Less: Interest income
 
(16.8
)
 
(13.1
)
 
(12.2
)
EBIT from continuing operations
 
799.3


902.3


908.6

Add: Material restructuring programs (1)
 
64.1

 
14.4

 
135.4

Add: Impairments in equity method investments (2)
 
14.0

 
36.5

 

Add: Material acquisition costs and other (3)
 
143.1

 

 

Add: Amortization of acquired intangible assets from business combinations (4)
 
31.1

 
19.3

 
17.7

Add/(Less): Economic net investment hedging activities not qualifying for hedge accounting (5)
 
(1.4
)
 
83.9

 
(38.0
)
Add: Impact of hyperinflation (6)
 
30.2

 

 

Add: Material impact of pension settlements (7)
 

 

 
55.5

Less: Net legal settlements (8)
 
(5.0
)
 

 

Adjusted EBIT from continuing operations
 
1,075.4

 
1,056.4

 
1,079.2

Less: Income tax expense
 
(171.5
)
 
(118.8
)
 
(148.9
)
Add: Adjustments to income tax expense (9)
 
23.2

 
(32.0
)
 
(34.4
)
Less: Interest expense
 
(207.9
)
 
(210.0
)
 
(190.9
)
Add: Interest income
 
16.8

 
13.1

 
12.2

Add: Income (loss) from discontinued operations, net of tax
 
0.7

 

 

Less: Net (income) loss attributable to non-controlling interests
 
(7.2
)
 
(11.4
)
 
(17.0
)
Adjusted net income
 
$
729.5

 
$
697.3

 
$
700.2

(1)
Material restructuring programs includes the 2018 Rigid Packaging Restructuring Plan for fiscal year 2019 and the 2016 Flexibles Restructuring Plan for fiscal years 2017 and 2018. Refer to Note 6, "Restructuring Plans," for more information about the Company's restructuring plans.
(2)
Impairments in equity method investments includes the impairment charges related to other-than-temporary impairments related to the investment in AMVIG. Refer to Note 7, "Equity Method Investments" for more information about the Company's equity method investments.
(3)
Material acquisition costs and other includes $47.9 million of costs related to the 2019 Bemis Integration Plan, $15.6 million of Bemis acquisition related inventory fair value step-up, $42.5 million of long-lived asset impairments, $133.7 million of Bemis transaction-related costs, partially offset by $96.5 million of gain related to the U.S. Remedy sale net of related and other costs.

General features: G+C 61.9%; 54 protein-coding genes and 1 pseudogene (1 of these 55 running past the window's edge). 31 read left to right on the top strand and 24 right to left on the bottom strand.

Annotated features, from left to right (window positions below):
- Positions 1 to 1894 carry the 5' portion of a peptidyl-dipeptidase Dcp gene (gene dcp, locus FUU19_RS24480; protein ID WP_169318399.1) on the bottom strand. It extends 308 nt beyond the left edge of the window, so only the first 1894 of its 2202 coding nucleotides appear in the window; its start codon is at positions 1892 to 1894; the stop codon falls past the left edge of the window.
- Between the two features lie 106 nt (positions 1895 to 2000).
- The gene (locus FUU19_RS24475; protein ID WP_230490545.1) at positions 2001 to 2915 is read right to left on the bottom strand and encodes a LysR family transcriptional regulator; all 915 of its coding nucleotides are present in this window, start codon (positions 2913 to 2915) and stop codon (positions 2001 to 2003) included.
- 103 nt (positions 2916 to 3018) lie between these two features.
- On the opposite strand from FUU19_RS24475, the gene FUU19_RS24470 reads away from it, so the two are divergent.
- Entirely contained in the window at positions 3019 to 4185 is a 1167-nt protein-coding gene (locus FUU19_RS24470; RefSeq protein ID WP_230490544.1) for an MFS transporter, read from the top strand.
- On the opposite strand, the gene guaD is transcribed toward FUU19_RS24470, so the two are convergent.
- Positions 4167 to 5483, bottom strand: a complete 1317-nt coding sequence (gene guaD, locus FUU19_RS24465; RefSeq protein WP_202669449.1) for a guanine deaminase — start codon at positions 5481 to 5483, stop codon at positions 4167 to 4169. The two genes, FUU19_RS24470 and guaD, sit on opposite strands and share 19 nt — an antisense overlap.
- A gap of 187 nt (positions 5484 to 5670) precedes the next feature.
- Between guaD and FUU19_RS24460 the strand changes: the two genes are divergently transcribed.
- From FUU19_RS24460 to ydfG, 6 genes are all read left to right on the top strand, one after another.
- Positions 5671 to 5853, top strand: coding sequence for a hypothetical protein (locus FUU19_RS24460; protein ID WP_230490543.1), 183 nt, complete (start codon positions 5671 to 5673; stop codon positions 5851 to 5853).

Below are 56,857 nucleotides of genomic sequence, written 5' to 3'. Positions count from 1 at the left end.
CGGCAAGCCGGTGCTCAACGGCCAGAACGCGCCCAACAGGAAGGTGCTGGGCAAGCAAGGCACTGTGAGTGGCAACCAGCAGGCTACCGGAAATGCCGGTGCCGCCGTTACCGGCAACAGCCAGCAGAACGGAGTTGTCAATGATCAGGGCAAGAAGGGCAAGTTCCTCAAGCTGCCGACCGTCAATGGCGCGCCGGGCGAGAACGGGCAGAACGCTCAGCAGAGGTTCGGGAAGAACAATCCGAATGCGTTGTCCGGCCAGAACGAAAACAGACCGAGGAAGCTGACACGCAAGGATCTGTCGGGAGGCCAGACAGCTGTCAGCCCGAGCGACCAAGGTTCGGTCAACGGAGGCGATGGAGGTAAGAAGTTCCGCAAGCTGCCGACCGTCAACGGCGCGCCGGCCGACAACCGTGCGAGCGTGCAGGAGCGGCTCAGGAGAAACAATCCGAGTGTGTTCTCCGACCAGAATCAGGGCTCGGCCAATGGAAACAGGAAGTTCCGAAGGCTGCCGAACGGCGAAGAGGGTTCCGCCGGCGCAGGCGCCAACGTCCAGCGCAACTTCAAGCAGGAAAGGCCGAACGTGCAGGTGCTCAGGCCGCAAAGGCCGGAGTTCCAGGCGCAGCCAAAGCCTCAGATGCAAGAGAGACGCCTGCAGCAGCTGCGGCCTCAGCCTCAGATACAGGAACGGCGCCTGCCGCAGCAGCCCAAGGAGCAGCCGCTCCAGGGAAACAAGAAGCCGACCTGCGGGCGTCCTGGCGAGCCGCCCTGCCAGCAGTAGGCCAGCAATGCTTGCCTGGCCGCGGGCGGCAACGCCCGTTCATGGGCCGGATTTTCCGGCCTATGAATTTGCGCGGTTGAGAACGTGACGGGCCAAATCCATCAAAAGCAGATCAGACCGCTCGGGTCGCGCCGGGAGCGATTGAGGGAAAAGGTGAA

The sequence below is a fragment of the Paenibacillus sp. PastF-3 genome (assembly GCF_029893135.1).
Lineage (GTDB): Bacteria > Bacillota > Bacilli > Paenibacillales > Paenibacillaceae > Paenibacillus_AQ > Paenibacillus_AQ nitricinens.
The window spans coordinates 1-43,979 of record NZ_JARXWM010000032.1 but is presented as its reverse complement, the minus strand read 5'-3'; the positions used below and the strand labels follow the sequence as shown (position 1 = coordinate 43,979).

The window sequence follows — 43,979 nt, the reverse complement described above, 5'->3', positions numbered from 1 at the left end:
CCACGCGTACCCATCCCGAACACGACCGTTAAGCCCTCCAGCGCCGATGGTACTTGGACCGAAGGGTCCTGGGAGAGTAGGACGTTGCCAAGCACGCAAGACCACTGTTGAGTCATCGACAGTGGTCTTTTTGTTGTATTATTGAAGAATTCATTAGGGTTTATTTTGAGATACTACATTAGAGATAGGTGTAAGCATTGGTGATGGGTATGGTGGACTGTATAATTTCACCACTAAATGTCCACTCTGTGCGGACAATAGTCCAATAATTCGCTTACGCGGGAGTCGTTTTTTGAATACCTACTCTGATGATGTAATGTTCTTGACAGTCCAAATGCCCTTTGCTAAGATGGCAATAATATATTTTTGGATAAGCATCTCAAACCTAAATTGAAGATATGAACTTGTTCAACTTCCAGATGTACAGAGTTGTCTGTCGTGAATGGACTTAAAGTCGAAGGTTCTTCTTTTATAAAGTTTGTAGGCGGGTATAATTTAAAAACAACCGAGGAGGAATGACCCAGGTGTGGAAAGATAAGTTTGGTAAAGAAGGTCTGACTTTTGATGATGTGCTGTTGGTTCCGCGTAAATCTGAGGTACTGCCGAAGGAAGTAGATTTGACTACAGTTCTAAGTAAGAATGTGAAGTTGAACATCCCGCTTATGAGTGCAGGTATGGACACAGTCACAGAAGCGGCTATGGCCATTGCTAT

(4)
Amortization of acquired intangible assets from business combinations includes amortization expenses related to all acquired intangible assets from prior acquisitions impacting the periods presented.
(5)
Economic net investment hedging activities not qualifying for hedge accounting includes the exchange rate movements on external loans not deemed to be effective net investment hedging instruments resulting from the Company's conversion to U.S. GAAP from Australian Accounting Standards ("AAS") recognized in other non-operating income (loss), net.
(6)
Impact of hyperinflation includes the adverse impact of highly inflationary accounting for subsidiaries in Argentina where the functional currency was the Argentine Peso.
(7)
Material impact of pensions settlements includes the amount of actuarial losses recognized in the consolidated income statement related to the settlement of certain Swiss defined benefit plans in the amount of $55.5 million for the year ended June 30, 2017, not including related tax effects. 
(8)
Net legal settlements includes the impact of significant legal settlements after associated costs.
(9)
Net tax impact on items (1) through (8) above.


29



Reconciliation of Net Debt

A reconciliation of total debt to net debt at June 30, 2019 and 2018 follows:
(in millions)
 
June 30, 2019
 
June 30, 2018
Current portion of long-term debt
 
$
5.4

 
$
984.1

Short-term borrowings
 
788.8

 
1,173.8

Long-term debt, less current portion